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Save a step: Using Computed Columns in a Table Variable (or Temp Table)

One of the databases that I support reports all money values in both the local currency and US Dollars.  Very often we will do all of our calculations in a table variable using the local currency and then calculate USD equivalents at the very end.

With this methodology, adding a new money field to a table variable requires making four code changes – adding the local money field, adding the USD money field, writing the code to retrieve the appropriate data for the local money field, and then modifying the final update or select statement to include the USD equivalent calculation.

I recently realized that we could save a step and do our FX calculations “automatically” by just including the USD equivalent columns in our table variables as computed columns.

If you are already using temporary tables or table variables in a “Set By Agonizing Set” SBAS style (perhaps I just coined this?), using this technique may allow you to keep your code a bit cleaner.

Here is an example:



      RateToUSD FLOAT);


--Approximate FX Rates in October 2011


      VALUES ('USD',1.0), ('GBP',0.62), ('NOK',5.43);




      Currency VARCHAR(3) NULL,

      PriceLocal MONEY NULL,

      FXRate FLOAT NULL,

       --computed column in the table variable

      PriceUSD AS CAST(ROUND(PriceLocal / FXRate,-3) AS MONEY)



--Insert sample data

INSERT INTO @Example (VehicleID, Currency, PriceLocal)

      VALUES (1, 'USD', 45000),

            (2, 'USD', 14000),

            (3, 'USD', 31000),

            (4, 'GBP', 20000),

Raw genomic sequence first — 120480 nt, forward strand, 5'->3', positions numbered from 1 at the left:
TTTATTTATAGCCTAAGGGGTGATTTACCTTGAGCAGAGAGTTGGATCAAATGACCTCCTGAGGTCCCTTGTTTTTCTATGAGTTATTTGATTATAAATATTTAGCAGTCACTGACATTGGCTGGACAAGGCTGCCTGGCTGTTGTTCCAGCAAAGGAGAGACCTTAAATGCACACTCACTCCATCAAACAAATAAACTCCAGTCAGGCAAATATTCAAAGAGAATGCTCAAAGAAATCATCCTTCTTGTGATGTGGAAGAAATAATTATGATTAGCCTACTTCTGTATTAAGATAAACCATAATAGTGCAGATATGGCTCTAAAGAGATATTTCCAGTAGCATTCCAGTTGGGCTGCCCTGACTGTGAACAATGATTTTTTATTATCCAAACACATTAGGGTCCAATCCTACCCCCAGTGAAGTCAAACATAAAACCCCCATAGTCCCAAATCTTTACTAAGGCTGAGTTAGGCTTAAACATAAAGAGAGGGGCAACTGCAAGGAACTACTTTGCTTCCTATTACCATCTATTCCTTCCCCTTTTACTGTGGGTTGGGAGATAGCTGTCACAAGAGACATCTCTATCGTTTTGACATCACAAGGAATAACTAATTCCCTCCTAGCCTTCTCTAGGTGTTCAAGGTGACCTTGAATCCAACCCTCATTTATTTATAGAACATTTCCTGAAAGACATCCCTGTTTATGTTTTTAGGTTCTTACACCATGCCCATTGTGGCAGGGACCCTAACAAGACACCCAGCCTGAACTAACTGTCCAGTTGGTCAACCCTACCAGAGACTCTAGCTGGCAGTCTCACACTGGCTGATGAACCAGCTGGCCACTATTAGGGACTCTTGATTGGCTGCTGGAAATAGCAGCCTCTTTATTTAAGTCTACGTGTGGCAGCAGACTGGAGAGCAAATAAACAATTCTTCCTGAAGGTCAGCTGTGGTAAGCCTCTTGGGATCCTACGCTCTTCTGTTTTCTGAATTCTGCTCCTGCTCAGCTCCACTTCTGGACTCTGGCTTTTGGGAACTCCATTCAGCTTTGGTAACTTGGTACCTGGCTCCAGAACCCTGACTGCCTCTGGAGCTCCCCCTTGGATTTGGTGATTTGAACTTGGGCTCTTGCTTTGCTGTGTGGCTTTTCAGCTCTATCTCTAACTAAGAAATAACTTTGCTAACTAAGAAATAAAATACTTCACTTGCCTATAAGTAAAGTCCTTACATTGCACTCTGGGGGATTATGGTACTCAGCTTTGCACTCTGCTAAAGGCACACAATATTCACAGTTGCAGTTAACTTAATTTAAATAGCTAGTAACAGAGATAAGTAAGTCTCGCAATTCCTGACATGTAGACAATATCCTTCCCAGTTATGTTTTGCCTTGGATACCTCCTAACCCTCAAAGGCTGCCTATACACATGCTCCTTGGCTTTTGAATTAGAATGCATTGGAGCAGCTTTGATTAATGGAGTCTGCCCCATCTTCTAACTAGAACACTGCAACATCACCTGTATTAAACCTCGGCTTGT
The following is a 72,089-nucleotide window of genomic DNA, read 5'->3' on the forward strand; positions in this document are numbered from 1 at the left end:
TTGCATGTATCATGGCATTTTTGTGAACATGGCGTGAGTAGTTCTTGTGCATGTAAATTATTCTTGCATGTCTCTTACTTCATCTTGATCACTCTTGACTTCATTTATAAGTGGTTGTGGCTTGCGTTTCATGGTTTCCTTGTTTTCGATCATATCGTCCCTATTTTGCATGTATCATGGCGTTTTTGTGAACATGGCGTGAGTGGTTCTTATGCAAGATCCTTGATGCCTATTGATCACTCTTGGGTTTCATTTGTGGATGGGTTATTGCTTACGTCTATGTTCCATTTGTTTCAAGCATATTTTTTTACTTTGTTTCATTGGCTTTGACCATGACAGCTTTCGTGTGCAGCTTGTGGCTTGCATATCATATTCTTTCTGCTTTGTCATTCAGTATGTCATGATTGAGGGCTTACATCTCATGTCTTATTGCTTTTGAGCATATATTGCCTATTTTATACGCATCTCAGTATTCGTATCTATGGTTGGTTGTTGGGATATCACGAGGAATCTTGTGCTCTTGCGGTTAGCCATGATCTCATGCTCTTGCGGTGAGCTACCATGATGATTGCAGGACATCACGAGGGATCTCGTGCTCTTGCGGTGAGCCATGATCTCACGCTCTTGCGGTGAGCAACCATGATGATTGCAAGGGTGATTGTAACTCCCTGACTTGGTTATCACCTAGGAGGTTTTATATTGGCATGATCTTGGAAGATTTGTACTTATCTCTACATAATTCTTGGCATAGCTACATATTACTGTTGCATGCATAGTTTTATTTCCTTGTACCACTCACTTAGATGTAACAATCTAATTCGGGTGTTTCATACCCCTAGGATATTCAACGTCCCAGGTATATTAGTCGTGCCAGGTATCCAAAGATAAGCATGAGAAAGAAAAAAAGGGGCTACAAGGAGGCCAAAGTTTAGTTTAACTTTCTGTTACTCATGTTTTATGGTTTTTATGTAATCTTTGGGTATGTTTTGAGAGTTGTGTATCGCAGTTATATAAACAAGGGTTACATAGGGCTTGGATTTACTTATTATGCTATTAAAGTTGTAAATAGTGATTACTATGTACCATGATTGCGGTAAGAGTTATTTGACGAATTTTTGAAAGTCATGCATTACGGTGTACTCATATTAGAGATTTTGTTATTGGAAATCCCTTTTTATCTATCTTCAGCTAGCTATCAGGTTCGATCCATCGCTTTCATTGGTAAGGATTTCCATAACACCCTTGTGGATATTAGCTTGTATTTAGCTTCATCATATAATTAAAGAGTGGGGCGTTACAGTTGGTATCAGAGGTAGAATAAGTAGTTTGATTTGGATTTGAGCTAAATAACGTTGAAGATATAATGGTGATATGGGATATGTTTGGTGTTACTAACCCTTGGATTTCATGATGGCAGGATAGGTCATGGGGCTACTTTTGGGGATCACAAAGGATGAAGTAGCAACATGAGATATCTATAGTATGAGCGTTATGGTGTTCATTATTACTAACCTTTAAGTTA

(5, 'NOK', 190000);


--take a look at the table

SELECT 'FX Rates not yet set' AS [example], * FROM @Example;


--merge in our FX rates


      SET e1.FXRate = fx.RateToUSD

      FROM @Example e1

      INNER JOIN @FXRatesToUSD AS fx ON fx.Currency = e1.currency;


--now that the FX rates are present, our USD prices are available

SELECT 'FX Rates are set' AS [example], * FROM @Example;


--discount one of the cars

UPDATE @Example SET PriceLocal = 18000 WHERE VehicleID = 4;


--You should see that both prices are updated now for vehicle 4.

SELECT 'Updated GBP and USD price for Vehicle 4' AS [example],

* FROM @Example;



One of the only problems with this approach is that it does not seem possible to “chain” computed columns.  If I added a maximum USD discount field such as this to the table:

MaxDiscountUSD AS PriceUSD * 0.1

I would unfortunately get this error.

Msg 1759, Level 16, State 0, Line 11

Computed column 'PriceUSD' in table '@Example' is not allowed to be used in another computed-column definition.

In this case, it would seem that this technique should only be used for very simple one-pass cases or in conjunction with deterministic scalar UDFs that modularize the underlying logic.

New York City .NET

The author of the NYCdotNet blog is a VB.NET and SQL server developer living and working in New York City. The author seeks to promote clean, readable, efficient code in both VB and SQL from design to development, deployment, and application maintenance.


Posted by Anonymous on 31 October 2011

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